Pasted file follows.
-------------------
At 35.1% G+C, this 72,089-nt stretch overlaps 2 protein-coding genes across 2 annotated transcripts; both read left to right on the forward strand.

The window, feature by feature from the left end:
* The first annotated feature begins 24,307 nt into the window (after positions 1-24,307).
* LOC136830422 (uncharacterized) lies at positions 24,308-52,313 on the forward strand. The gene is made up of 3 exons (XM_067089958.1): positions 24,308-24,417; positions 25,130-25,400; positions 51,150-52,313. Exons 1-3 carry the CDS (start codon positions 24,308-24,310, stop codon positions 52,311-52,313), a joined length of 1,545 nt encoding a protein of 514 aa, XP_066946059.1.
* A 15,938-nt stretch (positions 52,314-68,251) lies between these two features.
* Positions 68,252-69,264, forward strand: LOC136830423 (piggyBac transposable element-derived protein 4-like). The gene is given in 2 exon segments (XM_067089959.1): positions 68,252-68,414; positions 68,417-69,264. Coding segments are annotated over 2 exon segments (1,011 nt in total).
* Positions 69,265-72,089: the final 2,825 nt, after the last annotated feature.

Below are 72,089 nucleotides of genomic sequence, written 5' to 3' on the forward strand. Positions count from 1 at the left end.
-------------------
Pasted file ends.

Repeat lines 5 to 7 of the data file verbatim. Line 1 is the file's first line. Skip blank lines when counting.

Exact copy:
* A 15,938-nt stretch (positions 52,314-68,251) lies between these two features.
* Positions 68,252-69,264, forward strand: LOC136830423 (piggyBac transposable element-derived protein 4-like). The gene is given in 2 exon segments (XM_067089959.1): positions 68,252-68,414; positions 68,417-69,264. Coding segments are annotated over 2 exon segments (1,011 nt in total).
* Positions 69,265-72,089: the final 2,825 nt, after the last annotated feature.